FacebookTwitterGoogle+RedditEmail

Lawfare, Boycotts and Israel

by BINOY KAMPMARK

The Israeli law centre Shurat HaDin has proven to be rather aggressive in its campaign against the boycott, divestment and sanctions (BDS) movement globally. It has taken Australia as one its focal points, where one academic has particularly piqued their interest. Jake Lynch, director of the Centre for Peace and Conflict Studies at Sydney University is accused of not sponsoring University of Jerusalem academic Dan Avnon. The two have quite a history.

 

That refusal, argue the members of the Tel Aviv-based Shurat HaDin, constitutes an act of racial discrimination and hence a violation of the Racial Discrimination Act 1975 of the Australian Commonwealth. First came a complaint to the Human Rights Commission. Then came a legal suit in the Federal Court of Australia seeking that Lynch apologise and renounce his BDS campaign, arguing that it has led to “adverse distinction, exclusion, restriction and adverse preference based on the Jewish race, descent, national and ethnic origin of goods, services, persons and organizations”.

Law has become a matter of war, a struggle over legal supremacy. Lawfare, that poorly minted term, has become de rigueur, a means of getting to undesirable causes and targets. If war is the continuation of politics through military means, then law is the continuation of grievance by writ, claim and sanction.

Let us look at what Shurat HaDin wish to accomplish with their gritty deployment of legal weapons. Their Twitter profile claims that they are a “civil rights org and worldwide leader in combating terror through lawsuits. We seek to bankrupt terrorism – one lawsuit at a time.” Andrew Hamilton, who works at the centre, argues that the BDS is “racist and discriminatory by attacking private individuals and organizations based on their racial background or ethnic national background of being Israeli and being Jewish” (ABC, 7.30 Report, Oct 30).

How far will Shurat HaDin go? The argument by Lynch and others is that the legal effort is a concerted gagging campaign. This is the quintessence of using law as the blunt weapon of an establishment. A dull, sterile thing, laws are clubs to be picked up when relevant, with courtrooms being the battlegrounds to fight the good fight.

The reverse may also be claimed: that the BDS campaign is a systematic attempt to alter Israeli policy and fundamentally shift the posts within the country by means of targeted practice. Nothing is particularly new in that, other than the old hoary chestnut of what, or whom, it targets.

An argument made by Stuart Rees from the University of Sydney, director of the Sydney Peace Foundation, is that, is that, as Avnon was from the Hebrew University of Jerusalem, he was associated with a campus sitting on occupied land, a university having contracts with the armaments industry, and an institution hosting a military college “in which it trains officer who are part of the occupation and oppression of a people.”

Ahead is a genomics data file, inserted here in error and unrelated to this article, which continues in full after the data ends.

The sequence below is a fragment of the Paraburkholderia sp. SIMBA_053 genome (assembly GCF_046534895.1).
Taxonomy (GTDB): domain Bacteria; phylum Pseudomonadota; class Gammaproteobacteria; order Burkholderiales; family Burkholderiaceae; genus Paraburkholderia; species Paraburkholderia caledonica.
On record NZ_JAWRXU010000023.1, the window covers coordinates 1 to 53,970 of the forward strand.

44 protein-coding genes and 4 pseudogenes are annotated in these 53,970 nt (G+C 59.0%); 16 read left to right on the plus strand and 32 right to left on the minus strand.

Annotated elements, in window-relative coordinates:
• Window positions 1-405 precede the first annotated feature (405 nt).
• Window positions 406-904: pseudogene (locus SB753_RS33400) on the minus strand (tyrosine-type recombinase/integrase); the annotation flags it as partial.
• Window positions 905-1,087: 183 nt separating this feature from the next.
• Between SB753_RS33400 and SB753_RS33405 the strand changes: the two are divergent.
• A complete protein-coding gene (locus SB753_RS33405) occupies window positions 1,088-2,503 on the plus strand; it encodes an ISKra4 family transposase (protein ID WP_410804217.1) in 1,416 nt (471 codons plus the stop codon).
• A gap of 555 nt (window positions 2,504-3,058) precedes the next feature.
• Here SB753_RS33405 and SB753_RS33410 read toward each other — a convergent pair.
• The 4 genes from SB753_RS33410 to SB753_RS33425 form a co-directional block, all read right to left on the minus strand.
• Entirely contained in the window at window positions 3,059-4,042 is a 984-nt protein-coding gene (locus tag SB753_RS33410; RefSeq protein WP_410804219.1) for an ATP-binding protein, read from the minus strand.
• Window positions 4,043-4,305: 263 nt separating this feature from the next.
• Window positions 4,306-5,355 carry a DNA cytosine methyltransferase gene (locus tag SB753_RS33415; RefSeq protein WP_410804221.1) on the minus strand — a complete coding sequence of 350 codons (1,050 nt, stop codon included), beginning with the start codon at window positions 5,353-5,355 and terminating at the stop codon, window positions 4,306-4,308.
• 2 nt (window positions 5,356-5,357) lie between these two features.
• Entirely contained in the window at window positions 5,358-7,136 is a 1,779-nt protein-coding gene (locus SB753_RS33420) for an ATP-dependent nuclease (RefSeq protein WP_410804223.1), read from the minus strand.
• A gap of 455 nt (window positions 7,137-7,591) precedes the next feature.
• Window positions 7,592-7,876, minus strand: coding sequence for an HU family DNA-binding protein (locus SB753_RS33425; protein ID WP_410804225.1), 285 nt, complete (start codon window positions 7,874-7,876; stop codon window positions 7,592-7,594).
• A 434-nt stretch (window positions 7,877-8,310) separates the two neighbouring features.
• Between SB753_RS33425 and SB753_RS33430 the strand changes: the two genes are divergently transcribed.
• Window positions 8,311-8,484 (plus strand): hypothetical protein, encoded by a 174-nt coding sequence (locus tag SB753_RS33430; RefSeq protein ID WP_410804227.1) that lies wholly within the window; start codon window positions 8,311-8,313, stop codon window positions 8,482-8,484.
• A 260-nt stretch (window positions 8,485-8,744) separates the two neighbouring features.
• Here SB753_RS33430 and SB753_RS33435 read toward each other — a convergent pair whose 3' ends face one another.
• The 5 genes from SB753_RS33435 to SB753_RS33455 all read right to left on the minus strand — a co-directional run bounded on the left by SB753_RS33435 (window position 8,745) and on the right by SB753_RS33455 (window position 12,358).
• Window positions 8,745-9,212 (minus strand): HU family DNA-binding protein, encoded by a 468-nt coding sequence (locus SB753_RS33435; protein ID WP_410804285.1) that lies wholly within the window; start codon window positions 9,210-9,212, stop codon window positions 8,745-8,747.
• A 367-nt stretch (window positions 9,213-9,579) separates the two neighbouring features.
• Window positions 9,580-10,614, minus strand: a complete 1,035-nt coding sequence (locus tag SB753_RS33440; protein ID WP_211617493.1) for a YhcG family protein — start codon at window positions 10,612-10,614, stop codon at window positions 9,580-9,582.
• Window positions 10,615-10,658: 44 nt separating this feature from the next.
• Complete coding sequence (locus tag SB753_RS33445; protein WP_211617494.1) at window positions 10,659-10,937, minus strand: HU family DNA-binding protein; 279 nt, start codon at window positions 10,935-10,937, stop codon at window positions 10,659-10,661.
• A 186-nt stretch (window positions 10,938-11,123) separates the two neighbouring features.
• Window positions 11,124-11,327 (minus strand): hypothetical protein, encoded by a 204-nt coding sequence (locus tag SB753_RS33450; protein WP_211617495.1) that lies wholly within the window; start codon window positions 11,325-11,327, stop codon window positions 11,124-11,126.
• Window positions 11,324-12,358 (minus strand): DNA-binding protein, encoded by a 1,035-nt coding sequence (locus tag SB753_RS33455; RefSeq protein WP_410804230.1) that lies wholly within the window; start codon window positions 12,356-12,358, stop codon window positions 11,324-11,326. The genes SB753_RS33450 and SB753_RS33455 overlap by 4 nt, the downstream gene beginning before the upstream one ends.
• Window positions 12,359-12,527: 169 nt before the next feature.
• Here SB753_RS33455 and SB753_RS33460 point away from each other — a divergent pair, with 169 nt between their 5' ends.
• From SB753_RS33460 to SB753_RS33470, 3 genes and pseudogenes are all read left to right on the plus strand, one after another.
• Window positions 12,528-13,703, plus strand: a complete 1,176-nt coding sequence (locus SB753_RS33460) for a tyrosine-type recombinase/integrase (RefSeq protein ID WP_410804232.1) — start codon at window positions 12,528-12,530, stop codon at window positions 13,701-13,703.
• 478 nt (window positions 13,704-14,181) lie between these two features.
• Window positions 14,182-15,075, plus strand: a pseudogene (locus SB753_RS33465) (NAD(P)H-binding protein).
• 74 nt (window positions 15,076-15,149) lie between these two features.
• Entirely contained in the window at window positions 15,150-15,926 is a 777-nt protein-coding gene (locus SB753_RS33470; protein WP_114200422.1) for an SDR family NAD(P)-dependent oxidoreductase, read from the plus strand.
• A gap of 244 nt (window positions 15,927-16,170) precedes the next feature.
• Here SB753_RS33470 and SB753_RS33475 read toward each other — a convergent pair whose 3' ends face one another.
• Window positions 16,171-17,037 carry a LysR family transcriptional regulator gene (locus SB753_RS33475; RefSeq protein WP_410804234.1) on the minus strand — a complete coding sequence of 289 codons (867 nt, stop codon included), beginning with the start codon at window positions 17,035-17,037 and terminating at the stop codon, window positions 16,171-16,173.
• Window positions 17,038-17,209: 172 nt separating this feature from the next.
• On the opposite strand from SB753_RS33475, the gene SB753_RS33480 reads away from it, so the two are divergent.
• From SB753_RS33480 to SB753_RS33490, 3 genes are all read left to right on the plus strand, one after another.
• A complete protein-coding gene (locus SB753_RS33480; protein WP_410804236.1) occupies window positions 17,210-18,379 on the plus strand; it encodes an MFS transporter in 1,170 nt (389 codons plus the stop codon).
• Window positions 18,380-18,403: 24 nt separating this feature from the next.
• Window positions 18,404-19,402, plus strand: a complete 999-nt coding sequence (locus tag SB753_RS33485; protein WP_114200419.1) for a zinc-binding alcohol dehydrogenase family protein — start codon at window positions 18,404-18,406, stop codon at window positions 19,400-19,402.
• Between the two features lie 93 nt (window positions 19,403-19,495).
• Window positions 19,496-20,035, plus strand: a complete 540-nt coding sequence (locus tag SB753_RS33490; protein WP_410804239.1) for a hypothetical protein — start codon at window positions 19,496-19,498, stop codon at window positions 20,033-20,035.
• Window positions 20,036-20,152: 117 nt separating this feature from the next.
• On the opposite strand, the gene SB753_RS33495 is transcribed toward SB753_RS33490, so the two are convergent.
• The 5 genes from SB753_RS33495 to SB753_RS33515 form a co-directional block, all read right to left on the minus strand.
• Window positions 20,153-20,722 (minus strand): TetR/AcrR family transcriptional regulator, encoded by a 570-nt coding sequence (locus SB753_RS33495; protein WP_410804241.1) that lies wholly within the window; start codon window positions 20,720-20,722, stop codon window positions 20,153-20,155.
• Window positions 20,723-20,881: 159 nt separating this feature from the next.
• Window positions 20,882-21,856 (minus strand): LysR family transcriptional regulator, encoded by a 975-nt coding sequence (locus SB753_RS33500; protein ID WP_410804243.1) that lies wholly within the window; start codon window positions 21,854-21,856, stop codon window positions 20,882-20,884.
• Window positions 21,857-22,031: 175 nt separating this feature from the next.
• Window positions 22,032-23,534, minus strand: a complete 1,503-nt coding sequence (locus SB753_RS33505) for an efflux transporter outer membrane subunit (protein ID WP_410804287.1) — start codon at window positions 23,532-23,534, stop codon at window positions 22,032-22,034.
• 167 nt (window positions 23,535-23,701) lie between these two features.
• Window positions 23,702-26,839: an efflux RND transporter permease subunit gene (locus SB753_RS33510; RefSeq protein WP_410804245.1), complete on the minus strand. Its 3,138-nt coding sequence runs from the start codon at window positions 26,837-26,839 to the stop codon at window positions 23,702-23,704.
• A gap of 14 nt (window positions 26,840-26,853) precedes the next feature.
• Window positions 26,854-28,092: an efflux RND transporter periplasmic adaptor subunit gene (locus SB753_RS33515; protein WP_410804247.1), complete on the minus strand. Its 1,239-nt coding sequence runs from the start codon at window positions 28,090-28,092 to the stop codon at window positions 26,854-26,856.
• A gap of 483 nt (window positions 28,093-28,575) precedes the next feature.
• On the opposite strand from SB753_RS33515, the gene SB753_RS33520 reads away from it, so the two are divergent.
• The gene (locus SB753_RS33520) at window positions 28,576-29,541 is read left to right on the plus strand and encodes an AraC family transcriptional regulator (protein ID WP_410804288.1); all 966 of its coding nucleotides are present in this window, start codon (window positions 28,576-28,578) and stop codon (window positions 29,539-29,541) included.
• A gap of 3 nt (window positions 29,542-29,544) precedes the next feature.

This is evidently an ongoing business. In December last year, Avnon met the barricade in similar fashion when he was seeking sponsorship on a fellowship. Lynch was instrumental there as well, and received a scolding from the dean of the university’s arts and social science faculty, Duncan Ivison. Lynch did “not speak for the faculty on visiting scholars and cannot make decisions about who comes here” (The Australian, Dec 8, 2012).

Few universities can claim to be exempt from having shares in arms companies, or being participants in shadowy armaments deals and foreign regimes. Oxbridge colleges are notorious for cashing their dividends from well performing arms shares. A life of education, and an education that serves the lifeless, are not inconsistent in those sacred halls.

Sadly, what tends to happen in such cases is that boycotts, notably academic ones, have the effect of targeting the very people who might be on the side of the boycotters, certainly in principle. Starve the mind, and the body is bound to avoid following the cause. Hamilton’s point, which should not be sneered at, is that Avnon has been one of the Israel government’s great critics. He has also been an avid participant in creating learning environments for Jews, Christians and Muslims, struggling against poor finances and support.

But to force Lynch to divest himself from participating in the campaign is an extended bridge too far. Nothing would justify his refusal to endorse Avnon if it was anti-Semitic and based on the man’s own ethnic resume. But in the world of ideas, skulls will be cracked. The stronger, more durable ones will win. Avnon’s own point is that he is the victim “of groupthink at its worst. My attitude to peace and conflict is ‘go and meet your enemy.’” Lynch would be foolish to personalise the business.